I think it is clear that Ars Magica doesn’t say that the Divine is the Ultimate Truth It says that the Divine is the most powerful realm and that God can do whatever he wants. But since the Divine Realm can support contradictory ideas, the idea that the Divine is ultimate truth is not supported.

I have had some similar issues with the Divine (although the 'GM fiat' problem is there with everything - eg "the dragon eats you all - it has magic might 50000 and simply wins", and can be avoided).

What I have done is change the way the Divine is now vs how it used to be: If you read the previous editions' tribunal books, you find that the Celtic church didn't have a Dominion aura that blocked magic; it also had many more miracles. Since Carolingian times, the 'didactic' version has gradually supplanted the more open-minded version. (This also seems to have true in real life - less and less miracles happen as the bureaucracy and centralisation of the Popes develop.) This, in my game, has been a 'real' change - priests now get powers that block magic, but they don't get active divine intervention - effectively, they can have 'unbeatable' magic resistance (depending on a true faith roll), but can't do anything else 'magically'. Alternatively, holdout celtic-type priests can have miracles, angelic assistance, etc, but don't get the Dominion aura stopping magic or the amazing magic resistance and they don't get any support from the Church, effectively being heretics.

The result of this, game-wise, is that Priests are excellent at stopping both magicians and demons (and faeries), but otherwise don't dominate the game. There is also less incentive for players to want to be part of the Dominion, since it actively suppresses all magic.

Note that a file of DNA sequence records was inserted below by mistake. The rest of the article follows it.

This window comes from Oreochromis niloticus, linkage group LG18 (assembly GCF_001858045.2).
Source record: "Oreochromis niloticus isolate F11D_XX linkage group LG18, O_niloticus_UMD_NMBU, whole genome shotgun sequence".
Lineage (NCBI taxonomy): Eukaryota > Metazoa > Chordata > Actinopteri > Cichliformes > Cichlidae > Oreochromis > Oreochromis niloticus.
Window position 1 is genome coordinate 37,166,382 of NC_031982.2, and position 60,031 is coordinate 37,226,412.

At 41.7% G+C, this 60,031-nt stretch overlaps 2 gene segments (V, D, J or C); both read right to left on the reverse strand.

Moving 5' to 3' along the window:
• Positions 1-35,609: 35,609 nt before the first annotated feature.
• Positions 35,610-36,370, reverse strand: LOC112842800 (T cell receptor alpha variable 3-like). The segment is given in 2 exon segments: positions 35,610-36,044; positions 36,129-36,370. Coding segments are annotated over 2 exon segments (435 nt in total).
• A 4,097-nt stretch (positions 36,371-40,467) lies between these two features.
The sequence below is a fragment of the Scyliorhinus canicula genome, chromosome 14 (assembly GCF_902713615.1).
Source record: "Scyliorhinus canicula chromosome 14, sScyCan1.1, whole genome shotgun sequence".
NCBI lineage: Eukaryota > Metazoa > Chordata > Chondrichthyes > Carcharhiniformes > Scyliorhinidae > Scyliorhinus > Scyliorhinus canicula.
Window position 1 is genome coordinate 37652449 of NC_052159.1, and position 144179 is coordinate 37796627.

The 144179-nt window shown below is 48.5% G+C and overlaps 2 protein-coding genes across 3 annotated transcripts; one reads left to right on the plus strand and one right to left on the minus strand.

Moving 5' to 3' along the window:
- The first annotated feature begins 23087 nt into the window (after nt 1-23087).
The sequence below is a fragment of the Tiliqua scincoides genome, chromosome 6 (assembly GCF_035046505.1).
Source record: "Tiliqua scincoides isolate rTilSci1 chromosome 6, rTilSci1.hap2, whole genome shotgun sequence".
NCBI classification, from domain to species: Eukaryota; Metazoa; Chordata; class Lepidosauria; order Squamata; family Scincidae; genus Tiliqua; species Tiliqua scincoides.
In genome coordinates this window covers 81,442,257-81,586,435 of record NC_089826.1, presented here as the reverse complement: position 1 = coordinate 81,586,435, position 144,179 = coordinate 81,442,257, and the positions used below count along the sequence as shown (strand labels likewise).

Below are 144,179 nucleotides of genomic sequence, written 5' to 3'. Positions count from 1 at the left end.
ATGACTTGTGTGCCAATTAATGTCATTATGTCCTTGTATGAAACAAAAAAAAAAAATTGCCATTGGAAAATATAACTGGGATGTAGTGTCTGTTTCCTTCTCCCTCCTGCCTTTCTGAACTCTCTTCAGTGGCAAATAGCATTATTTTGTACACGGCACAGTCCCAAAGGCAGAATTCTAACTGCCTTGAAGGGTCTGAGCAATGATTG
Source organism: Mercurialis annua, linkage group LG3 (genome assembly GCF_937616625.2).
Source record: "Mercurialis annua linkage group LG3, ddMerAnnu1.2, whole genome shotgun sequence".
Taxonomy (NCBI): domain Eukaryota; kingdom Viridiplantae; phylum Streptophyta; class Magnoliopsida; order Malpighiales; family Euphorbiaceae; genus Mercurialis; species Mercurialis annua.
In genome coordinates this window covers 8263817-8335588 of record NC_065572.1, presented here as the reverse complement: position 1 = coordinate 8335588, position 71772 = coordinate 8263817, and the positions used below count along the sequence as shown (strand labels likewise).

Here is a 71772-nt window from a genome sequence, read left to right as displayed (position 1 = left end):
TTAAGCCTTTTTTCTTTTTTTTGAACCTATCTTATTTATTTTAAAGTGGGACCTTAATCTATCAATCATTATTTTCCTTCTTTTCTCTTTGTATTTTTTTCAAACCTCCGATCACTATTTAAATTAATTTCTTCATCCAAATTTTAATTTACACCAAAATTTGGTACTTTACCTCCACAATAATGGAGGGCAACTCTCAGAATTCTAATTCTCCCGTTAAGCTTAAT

The only PC I currently have with true faith, has it in 'Apollo' and he has no idea if his true faith is equal, greater than or inferior to a Divine priest's true faith. He also doesn't know if he worships a true God or a faerie or a magical being. No-one apart from myself knows if I have multiple gods in my campaign, or a single Divine as given in the rule-books - I could tell you all, but some of my players read these pages!

Most of my players avoid the Divine entirely - they worry about the Infernal much more!


Neat one.

My mod on that is the "simple" one that essentially any god(s) are real and the divine is simply the expression of the "jealous" ones, basically good but doesnt let its power be used by anyone anytime. With majority of deities belonging to the magic realm, with some truly powerful faeries(which are totally independent, not just actors in humanfocused stories) acting as deities and essentially indistinguishable from "the real thing" most of the time...